DRONNY DARKO – ABDUCTION
If you like your soundscapes dark and haunting, full of suspense, Dronny Darko (from Kiev, Ukraine) will definitely fulfill your needs (as will most of the releases on the Cryo Chamber label).
Abduction is described as “merging the lowercase and minimal genre with a strong science fiction element.”
“Lowercase music”, Darko explaines, is a minimalistic sound art that “amplifies acoustic objects and paints collages with them. Those are sounds that we almost cannot hear with a naked ear. Something like the hum of the domestic sound system, ants rumbling, plants growing, etc.”.
The result of this process can hardly be called ‘minimal’: it’s an overwhelming and irresistible plunge into the deep unknown, where “throbbing bass layers croak and groan under the pressure of whirling machines that buzz and hum.”
PHONOTHEK – RED MOON
Phonothek‘s second album for Cryo Chamber (the follow-up of last year’s Lost in Fog) continues “the theme of the inevitable death of our planet”.
So here’s the image to keep in mind when you listen to the track Last Melody:
“A sad lonely trumpet echoes between ruined apartment complexes. The ground is dry and dusty, nothing grows here. Where once laughter of children lingered, now only the creak of broken swings remain. The earth is dying. The chosen got on the ships, but not you.”
The Georgian duo (George Shamanauri and his wife Nina) mixes many genres without losing the desolate atmosphere: there’s dark ambient (obviously), but also David Lynch-like dark ambient-jazz – with a leading role for the trumpet.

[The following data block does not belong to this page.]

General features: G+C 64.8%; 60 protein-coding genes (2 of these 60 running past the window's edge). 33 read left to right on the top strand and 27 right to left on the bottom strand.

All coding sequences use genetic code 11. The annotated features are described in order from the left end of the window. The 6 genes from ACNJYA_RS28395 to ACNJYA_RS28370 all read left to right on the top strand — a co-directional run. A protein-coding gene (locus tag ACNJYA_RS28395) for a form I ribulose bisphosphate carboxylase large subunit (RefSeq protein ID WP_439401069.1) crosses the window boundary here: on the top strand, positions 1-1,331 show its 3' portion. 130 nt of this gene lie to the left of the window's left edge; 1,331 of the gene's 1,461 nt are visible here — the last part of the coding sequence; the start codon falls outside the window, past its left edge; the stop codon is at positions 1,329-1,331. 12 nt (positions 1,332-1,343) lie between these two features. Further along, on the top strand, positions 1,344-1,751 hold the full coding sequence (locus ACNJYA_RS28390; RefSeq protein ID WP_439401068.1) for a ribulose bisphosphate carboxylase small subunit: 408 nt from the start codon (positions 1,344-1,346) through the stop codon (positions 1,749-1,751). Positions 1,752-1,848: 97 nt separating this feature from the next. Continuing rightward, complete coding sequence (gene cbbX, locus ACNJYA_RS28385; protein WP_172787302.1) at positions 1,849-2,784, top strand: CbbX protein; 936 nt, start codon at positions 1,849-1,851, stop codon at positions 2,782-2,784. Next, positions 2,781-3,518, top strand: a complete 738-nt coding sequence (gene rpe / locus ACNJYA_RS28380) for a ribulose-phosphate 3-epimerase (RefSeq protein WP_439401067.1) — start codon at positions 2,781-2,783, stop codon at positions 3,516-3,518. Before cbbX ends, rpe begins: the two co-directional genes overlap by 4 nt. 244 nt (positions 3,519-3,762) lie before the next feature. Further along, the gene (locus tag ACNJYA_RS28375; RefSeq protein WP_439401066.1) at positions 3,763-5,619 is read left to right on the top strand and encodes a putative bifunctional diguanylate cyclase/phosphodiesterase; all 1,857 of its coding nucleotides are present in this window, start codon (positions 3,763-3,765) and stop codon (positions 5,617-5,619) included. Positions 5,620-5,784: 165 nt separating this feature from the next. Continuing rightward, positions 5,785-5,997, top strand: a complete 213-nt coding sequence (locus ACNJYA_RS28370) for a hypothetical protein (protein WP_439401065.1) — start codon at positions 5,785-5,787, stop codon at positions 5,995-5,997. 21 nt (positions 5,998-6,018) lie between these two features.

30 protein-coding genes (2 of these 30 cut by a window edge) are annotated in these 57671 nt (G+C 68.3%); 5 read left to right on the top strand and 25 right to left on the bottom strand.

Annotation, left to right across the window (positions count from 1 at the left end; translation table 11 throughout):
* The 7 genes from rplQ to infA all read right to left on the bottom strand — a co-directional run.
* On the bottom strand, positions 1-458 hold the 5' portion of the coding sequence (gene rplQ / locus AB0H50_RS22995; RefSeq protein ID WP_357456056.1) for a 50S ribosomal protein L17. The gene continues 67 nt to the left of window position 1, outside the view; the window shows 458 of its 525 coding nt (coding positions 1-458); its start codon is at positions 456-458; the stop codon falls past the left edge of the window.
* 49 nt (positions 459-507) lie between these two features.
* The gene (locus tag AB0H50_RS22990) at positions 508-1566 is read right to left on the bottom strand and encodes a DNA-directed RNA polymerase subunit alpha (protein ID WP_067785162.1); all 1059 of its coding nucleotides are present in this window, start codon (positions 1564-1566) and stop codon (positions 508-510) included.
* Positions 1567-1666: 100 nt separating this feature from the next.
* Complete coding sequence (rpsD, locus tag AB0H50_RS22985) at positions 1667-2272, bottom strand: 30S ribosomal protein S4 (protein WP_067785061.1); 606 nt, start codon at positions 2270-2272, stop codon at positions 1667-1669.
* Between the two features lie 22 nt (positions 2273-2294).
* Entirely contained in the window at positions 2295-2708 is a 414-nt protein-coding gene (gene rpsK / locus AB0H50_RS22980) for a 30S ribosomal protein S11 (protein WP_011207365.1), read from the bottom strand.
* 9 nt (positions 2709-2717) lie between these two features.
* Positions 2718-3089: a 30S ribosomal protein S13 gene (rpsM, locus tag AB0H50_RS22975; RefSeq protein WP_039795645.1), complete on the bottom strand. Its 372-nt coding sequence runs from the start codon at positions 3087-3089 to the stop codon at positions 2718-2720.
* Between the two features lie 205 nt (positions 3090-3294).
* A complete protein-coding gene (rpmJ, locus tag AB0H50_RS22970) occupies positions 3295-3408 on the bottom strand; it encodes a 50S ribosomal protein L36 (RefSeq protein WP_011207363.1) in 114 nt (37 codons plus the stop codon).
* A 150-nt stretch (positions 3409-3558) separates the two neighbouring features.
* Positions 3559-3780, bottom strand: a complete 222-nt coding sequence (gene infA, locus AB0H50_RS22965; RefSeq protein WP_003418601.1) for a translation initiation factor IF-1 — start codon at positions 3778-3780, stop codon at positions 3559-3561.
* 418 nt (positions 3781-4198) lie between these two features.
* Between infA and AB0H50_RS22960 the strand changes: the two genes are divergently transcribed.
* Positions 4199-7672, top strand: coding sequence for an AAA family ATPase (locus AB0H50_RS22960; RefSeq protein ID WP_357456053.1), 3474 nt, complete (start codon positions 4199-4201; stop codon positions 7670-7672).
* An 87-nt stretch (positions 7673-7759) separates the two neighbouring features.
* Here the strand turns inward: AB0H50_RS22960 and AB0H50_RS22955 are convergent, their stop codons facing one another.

The latter will not surprise you knowing George was (is) the principal trumpet in the Tbilisi State Opera Orchestra, the Tbilisi Symphony Orchestra and the Georgian Philharmonic, as well as a participating member in many other ensembles. Nina also studied at the Tbilisi State Conservatory, and continues to work in different projects.
For their work with Phonothek they developed a clear conceptual sound, one that isn’t usually taught at conservatories (though conservatories in Georgia might be different, I don’t know about that).
Their soundscapes are one of the most adventurous examples of ‘dark ambient’ soundscapes you will be able to find.
“It brings the sound of the old world to life as it shines light on the new and dying one.”
DEAD MELODIES – LEGENDS OF THE WOOD
Dead Melodies (Tom Moore, UK) come from the same stable: it’s his first album for Cryo Chamber. But it’s not a ‘debut’: over eight years Moore has released ten albums, EP’s and a large amount of collaborations “making anything from dub to folk to ambient”.
With its lush field recordings and reverbed guitar, the musical approach is somewhat different – possibly taking its inspiration from English (foggy) landscapes. At least, in the beginning of this album.
There’s a ominous undercurrent in the music, and the eeriness soon takes over. Titles that tell tales of Crows and Blood, Devil’s Hill, the Hooded Nine and a Malevolent Rising will probably already have told you to stay on guard.
“The damp morning dew forms translucent drops on the knee-high grass. Whatever was out there last night seems gone but the birds are not yet singing and the animals still hiding.”
How’s that for creating an atmosphere?
But rest assured (spoiler alert!): the last track is titled Beautiful Coalescence. So no need to worry too much.